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Given the incomplete nature of scientific knowledge, it is possible that the smallest organism is undiscovered. Furthermore, there is some debate over the definition of life, and what entities qualify.
- 1 Microorganisms
- 2 Animals
- 2.1 Molluscs
- 2.2 Arthropods
- 2.3 Echinoderms
- 2.4 Vertebrates
- 2.5 Fish
- 2.6 Amphibians
- 2.7 Reptiles
- 2.8 Birds
- 2.9 Mammals
- 3 Plants
- 4 Other
- 5 See also
- 6 References
- 7 External links
Many biologists consider viruses to be non-living because they lack a cellular structure and cannot metabolize by themselves, requiring a host cell to replicate and synthesise new products. A minority of scientists hold that because viruses do have genetic material and can employ the metabolism of their host, they can be considered organisms. The smallest RNA viruses in terms of genome size are small retroviruses such as rous sarcoma virus with genomes of 3.5 kilo base pairs (kb) and particle diameters of 80 nanometres (nm). The smallest double stranded DNA viruses are the hepadnaviruses such as Hepatitis B, at 3.2 kb and 42 nm; parvoviruses have smaller capsids, at 18-26 nm, but larger genomes, at 5 kb. The smallest DNA bacteriophage is the Phi-X174 phage, thought to be larger than Hepatitis B, at about 4 kb. It is important to consider other self replicating genetic elements such as satelliviruses, viroids and ribozymes.
The smallest virus known to humanity, however, is the single-stranded DNA virus Porcine circovirus type 1. It has a genome of only 1759 nucleotides and a capsid diameter of only 17 nm. As a whole the viral family geminiviridae is only about 30 nm in length. However, the two capsids making up the virus are fused, divided the capsids would be 15 nm in length.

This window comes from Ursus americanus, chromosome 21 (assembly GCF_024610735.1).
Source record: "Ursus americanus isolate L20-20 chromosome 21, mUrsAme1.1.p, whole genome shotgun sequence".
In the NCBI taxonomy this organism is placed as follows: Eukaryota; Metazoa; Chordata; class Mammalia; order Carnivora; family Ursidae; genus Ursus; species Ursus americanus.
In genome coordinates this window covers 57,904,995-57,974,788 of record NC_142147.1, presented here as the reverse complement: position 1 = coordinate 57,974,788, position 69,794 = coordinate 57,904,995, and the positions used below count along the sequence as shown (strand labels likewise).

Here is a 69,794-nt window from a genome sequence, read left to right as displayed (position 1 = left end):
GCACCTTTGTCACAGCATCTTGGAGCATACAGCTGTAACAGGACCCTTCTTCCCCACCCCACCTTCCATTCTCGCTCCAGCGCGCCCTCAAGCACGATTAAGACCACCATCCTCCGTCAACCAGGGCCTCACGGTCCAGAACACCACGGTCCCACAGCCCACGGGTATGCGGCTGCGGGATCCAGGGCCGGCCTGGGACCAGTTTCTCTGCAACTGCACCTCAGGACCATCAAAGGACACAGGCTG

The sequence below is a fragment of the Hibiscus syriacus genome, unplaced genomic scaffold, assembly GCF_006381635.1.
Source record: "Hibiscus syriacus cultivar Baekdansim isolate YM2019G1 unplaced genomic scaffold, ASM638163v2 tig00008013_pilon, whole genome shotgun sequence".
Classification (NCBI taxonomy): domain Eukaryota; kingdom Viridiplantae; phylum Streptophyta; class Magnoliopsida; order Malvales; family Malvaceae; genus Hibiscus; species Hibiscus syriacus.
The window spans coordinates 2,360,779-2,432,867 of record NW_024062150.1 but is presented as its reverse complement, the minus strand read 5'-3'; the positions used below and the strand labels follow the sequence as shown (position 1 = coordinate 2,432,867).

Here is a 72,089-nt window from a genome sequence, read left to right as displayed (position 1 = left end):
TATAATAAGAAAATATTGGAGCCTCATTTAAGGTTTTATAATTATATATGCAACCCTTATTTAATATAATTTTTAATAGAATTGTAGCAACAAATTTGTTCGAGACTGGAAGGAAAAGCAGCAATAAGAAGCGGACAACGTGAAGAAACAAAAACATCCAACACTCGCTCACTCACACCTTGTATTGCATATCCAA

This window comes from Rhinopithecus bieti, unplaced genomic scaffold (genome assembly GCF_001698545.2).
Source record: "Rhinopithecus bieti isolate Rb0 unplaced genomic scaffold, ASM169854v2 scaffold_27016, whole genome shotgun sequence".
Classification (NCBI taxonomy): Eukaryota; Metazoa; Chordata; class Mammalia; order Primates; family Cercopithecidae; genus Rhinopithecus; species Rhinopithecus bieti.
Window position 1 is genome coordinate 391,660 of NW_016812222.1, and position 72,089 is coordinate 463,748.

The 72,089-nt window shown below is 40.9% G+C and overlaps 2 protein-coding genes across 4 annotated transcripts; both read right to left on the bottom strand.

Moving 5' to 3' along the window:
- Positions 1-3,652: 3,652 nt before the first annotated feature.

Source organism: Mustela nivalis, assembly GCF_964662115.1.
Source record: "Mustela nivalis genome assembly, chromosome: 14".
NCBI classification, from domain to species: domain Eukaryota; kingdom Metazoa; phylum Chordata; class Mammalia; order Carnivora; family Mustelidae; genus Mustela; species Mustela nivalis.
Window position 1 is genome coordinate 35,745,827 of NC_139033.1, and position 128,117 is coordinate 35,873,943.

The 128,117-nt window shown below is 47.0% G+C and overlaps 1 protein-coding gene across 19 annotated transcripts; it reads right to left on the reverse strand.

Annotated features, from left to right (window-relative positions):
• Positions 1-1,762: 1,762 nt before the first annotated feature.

These are one of the smallest known free-living bacterium with a length of 0.37-0.89 μm and an average cell diameter of 0.12-0.20 μm. They also have the smallest free-living bacterium genome; 1.8Mbp, 1354 protein genes, 35 RNA genes. They are one of the most common and smallest organisms in the ocean, with their total weight equaling more than all fish presently in the sea. For more information refer to https://microbewiki.kenyon.edu/index.php/Pelagibacter_ubique
Mycoplasma gallicepticum, a parasitic bacterium which lives in the primate bladder, waste disposal organs, genital, and respiratory tracts, is thought to be the smallest known organism capable of independent growth and reproduction. With a size of approximately 200 to 300 nm, M. genitalium is an ultramicrobacterium smaller than other small bacteria, including rickettsia and chlamydia. However, the vast majority of bacterial strains have not been studied, and the marine ultramicrobacteria Sphingomonas sp strain RB2256 is reported to have passed through 220 nm ultrafilter. A complicating factor is nutrient-downsized bacteria, bacteria that become much smaller due to a lack of available nutrients.